By Steve Neavling
DETROIT (Reuters) - A state-appointed team of experts unanimously concluded on Tuesday that the city of Detroit faces a financial emergency and needs help to emerge from its crisis, but it stopped short of calling for the appointment of an emergency manager.
The six-member team appointed by Governor Rick Snyder said the city, which has been hemorrhaging cash amid a declining population and a decimated economy, needs help to make the financial decisions that will put Detroit on a financially sustainable path.
"The team collectively believes the city needs assistance in making the difficult decisions necessary to achieve the significant reforms that are so crucial to the city's long-term viability," Michigan Treasurer Andy Dillon said in a statement.
The report said Detroit continues to deplete its cash reserves and faces a cash deficit of $100 million by June 30 without significant spending cuts. The city has long-term liabilities including pensions exceeding $14 billion, it said.
Snyder, a Republican, assembled the review team in December after slow progress on restructuring Detroit's sagging finances and operations under an April 2012 consent agreement between the city and Michigan.
"The city continues to struggle mightily beneath the weight of chronic deficits and its long-term liabilities," Ronald Goldsberry, an independent consultant and member of the review team, said in the statement. "Add to the mix a city governance structure that resists meaningful, structural change, and you have what we have deemed a financial emergency."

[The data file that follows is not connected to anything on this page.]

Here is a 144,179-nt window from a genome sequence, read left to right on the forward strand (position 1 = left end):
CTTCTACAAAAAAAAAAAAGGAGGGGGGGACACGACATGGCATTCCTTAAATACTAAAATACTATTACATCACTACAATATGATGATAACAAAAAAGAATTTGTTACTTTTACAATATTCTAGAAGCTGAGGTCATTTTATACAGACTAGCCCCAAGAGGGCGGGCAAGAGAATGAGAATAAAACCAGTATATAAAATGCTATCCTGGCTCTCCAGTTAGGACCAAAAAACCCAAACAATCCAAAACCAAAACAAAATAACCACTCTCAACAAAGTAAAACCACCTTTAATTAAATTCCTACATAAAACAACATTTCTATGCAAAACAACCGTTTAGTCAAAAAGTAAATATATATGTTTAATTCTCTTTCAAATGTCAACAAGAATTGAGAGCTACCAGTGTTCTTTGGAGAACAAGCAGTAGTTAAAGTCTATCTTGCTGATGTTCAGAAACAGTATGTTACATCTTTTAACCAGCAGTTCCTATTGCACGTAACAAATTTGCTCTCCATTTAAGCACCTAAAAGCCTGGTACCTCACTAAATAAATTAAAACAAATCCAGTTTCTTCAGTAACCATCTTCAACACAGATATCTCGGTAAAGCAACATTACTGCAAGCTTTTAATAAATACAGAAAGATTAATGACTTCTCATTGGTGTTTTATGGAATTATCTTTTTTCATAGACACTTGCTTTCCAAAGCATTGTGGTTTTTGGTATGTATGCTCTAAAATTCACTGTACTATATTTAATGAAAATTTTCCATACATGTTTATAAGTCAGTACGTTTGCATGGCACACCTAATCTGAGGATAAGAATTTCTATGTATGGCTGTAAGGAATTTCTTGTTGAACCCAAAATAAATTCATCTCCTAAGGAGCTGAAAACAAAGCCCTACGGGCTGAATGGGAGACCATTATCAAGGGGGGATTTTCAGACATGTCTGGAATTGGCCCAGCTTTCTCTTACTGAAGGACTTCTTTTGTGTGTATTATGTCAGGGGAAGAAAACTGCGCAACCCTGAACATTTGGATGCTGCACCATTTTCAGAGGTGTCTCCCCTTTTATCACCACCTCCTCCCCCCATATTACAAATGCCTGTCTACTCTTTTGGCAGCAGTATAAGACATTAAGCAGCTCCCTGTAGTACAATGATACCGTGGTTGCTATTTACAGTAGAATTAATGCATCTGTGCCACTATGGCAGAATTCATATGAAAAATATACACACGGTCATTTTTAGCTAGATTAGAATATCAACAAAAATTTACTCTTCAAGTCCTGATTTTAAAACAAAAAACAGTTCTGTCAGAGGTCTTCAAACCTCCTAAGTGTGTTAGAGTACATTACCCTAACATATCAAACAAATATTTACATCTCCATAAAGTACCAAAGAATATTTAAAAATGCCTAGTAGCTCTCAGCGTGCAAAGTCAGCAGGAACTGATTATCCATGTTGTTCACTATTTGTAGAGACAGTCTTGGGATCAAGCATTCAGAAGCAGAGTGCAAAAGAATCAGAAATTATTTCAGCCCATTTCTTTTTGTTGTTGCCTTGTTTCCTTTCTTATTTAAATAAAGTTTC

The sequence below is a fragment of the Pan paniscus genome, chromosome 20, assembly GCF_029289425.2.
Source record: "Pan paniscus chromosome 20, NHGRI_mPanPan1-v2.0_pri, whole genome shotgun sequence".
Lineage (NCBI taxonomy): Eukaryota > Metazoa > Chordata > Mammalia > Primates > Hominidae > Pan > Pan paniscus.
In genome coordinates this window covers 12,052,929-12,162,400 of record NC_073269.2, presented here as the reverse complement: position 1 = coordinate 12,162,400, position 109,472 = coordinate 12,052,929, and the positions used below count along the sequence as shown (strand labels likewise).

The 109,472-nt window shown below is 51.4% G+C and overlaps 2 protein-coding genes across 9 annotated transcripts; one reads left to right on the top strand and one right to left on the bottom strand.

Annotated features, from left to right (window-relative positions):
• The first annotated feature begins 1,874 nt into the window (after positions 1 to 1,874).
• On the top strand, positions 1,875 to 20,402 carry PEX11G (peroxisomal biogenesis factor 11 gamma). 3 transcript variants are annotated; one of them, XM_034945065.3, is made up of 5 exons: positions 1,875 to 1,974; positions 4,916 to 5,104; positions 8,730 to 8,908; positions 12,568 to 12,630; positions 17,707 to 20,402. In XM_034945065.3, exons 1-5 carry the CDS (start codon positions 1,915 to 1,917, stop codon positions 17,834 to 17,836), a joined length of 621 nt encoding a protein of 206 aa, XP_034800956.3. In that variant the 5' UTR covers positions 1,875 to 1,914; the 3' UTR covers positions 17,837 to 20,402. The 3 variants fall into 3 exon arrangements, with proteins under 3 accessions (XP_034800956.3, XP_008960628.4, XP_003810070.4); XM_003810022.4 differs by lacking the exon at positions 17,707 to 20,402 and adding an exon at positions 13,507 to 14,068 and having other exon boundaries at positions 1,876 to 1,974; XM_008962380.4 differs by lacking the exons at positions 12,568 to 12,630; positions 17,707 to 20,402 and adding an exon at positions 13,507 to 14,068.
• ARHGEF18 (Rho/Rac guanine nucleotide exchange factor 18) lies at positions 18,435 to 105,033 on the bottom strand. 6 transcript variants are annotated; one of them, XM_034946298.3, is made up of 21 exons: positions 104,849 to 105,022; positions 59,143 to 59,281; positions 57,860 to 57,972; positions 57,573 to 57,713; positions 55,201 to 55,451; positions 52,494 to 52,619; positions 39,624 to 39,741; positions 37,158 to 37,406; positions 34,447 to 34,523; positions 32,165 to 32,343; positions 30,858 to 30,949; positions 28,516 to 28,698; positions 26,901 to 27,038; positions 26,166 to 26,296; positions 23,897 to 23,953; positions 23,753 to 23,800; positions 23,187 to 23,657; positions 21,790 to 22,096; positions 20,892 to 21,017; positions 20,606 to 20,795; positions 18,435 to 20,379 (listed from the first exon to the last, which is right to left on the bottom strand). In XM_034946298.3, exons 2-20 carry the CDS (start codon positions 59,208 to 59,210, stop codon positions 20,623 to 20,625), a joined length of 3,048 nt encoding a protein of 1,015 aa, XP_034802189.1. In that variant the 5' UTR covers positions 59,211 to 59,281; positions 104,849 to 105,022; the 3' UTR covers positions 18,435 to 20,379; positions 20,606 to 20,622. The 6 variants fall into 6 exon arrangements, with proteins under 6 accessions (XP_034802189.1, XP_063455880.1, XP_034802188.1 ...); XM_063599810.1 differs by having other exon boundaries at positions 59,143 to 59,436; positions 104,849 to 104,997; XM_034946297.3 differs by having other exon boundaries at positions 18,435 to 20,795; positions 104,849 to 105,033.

No other American city in recent decades has faced a decline in population as steep as Detroit's. Once the fifth largest U.S. city that shined as the birthplace of the U.S. automotive industry and Motown music, it now ranks 18th with about 700,000 people. With the exodus of residents and jobs, the city has suffered from declining tax revenue and rising crime while saddled with the infrastructure and labor costs of a bygone era.
(Reporting By Steve Neavling; additional reporting by Karen Pierog; Editing by Greg McCune and Leslie Adler)
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